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For a geology major, hiking a small portion of the Appalachian Trail can be an educational and rewarding experience.

In late May, Honors College rising senior Jennah DiMaggio got a chance to do just that, participating in the Partners in the Parks program coordinated by the National Collegiate Honors Council and the National Park Service. As part of the program, DiMaggio hiked several miles on the trail along with fellow honors students from various colleges and universities from around the United States, learning about the geology, ecology and sociology of the Appalachian Trail.

The Partners in the Park program began in 2007 as a way to offer unique opportunities for college and university honors students and faculty to visit unique landscapes all across the United States. Throughout each expedition, university faculty and park personnel lead seminars pertaining to historical, scientific, cultural and other important topics unique to the area the group is visiting. 

“I was able to make connections with honors students from other universities and learn all about the amazing geology at the Georgia approach of the Appalachian Trail,” said the geology major. “The experience impacted me so much that I plan to thru-hike the trail starting next spring, which will contribute to my honors capstone.”

 Along the nearly 2,200-mile excursion, DiMaggio plans to document geological features from Georgia to Maine, with photographs and notes about rock types and minerals that are present. “When I return to Radford,” she explained, “I am going to create an interactive map with all the data I collected so that people can click on different parts of the trail and see the exact geology of the area.”

Entering her senior year at Radford, DiMaggio is looking toward her future, weighing her options among “a few different career fields,” she said, from karst geology to oceanography “or something I haven’t even thought of yet.”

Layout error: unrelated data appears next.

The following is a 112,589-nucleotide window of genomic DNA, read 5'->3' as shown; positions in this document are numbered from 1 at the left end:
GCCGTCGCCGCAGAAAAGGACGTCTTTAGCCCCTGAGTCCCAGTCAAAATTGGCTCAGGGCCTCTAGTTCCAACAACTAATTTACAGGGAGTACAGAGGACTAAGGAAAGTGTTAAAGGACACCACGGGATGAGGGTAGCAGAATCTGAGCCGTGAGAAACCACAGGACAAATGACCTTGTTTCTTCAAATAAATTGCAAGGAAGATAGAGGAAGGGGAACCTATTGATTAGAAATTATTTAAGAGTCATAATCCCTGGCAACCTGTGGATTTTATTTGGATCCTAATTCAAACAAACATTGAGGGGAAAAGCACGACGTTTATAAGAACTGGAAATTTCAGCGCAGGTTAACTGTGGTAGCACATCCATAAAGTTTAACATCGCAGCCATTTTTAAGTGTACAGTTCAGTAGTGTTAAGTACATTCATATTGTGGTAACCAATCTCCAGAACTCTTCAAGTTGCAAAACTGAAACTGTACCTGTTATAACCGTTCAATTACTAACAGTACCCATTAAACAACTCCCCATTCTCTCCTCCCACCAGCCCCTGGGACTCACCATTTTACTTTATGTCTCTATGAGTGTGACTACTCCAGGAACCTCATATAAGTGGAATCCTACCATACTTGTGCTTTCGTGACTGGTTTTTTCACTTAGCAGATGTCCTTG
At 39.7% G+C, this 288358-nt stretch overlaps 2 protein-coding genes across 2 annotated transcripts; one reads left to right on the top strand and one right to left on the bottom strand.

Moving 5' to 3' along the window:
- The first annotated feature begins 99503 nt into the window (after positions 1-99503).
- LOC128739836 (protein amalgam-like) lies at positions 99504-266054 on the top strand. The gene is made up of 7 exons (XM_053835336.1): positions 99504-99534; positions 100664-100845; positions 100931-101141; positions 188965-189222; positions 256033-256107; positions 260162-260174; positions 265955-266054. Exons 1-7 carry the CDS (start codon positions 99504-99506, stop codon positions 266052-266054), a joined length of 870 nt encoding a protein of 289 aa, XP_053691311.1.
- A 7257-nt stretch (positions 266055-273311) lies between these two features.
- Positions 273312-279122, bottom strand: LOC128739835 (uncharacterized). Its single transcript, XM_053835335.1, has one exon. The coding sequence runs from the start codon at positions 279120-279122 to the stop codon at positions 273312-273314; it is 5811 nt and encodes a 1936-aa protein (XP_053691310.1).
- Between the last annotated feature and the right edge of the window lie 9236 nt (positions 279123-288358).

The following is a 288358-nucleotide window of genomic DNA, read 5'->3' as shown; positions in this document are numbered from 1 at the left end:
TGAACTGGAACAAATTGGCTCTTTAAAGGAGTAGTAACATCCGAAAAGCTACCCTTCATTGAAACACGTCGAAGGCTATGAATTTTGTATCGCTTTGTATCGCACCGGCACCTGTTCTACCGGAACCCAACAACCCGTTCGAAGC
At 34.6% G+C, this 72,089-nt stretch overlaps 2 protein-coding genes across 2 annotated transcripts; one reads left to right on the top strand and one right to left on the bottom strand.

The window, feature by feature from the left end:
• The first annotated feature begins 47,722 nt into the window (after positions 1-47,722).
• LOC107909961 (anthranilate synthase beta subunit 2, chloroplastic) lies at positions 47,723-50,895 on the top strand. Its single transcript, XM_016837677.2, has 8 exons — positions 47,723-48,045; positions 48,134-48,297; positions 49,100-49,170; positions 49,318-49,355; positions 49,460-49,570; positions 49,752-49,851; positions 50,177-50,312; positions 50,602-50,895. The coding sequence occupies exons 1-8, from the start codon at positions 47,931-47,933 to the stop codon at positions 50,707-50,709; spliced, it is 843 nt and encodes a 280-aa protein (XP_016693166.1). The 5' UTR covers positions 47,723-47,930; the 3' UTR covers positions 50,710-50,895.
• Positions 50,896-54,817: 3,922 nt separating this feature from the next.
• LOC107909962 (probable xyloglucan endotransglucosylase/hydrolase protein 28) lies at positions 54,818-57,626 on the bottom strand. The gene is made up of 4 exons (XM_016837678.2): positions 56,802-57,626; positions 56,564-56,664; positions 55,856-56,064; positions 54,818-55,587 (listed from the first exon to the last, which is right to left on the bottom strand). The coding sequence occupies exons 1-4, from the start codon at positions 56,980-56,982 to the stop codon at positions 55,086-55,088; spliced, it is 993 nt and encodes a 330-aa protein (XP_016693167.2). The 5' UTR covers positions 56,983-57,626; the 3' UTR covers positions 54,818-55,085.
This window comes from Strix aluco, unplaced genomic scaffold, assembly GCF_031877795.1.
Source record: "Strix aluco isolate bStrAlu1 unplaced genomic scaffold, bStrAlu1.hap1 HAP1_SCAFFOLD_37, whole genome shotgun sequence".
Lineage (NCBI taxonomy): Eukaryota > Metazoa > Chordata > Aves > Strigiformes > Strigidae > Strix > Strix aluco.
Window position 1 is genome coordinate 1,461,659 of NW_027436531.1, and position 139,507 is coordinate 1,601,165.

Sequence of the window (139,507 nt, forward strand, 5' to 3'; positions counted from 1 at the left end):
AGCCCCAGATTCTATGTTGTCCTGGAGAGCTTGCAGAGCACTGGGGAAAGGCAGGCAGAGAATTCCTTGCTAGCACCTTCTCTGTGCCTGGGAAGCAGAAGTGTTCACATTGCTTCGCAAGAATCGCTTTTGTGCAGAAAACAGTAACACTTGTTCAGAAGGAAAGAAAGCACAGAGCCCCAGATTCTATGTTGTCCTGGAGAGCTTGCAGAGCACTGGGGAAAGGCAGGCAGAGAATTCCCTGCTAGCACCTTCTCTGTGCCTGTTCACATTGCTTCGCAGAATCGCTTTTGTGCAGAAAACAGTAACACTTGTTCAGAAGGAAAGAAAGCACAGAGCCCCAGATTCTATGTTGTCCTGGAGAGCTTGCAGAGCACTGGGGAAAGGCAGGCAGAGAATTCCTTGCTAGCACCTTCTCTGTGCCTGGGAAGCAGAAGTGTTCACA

Whatever she chooses, Radford has prepared her well by providing “a lot of opportunities on and off campus,” she said. “There are so many programs like Research Rookies and club activities to prepare you for real life in a school setting.”

Being part of Honors College has been a tremendous benefit and experience, too, DiMaggio said.

It “is an amazing program, and it is so much more than just academic coursework,” she said. “My honors professors and faculty have supported me so much with both my classes and my studies, and I know I would not be the student I am today without the Honors program.”

The Chico, California, native found her way to Radford to study geology at the encouragement of her mother, a Radford alumna. “She encouraged me to apply,” DiMaggio said of her mother, a 1997 graduate. “I was worried about coming to college, especially so far from home. She told me about her experience at Radford and how Radford felt like a family. Your professors really make an effort to get to know you, and you don’t feel like just a number on campus.

“I am so grateful for it because I love it here.”

When DiMaggio first visited campus, it immediately “felt like home” to her, she said. “I had an amazing Quest experience, meeting new people and talking to professors about the opportunities on campus.”

Those experiences led DiMaggio to become a Quest assistant for the past two years. This summer, she is working as a Quest student director. “Radford feels like a second home,” she said, “and I want to help other students see that Radford is their home, too.”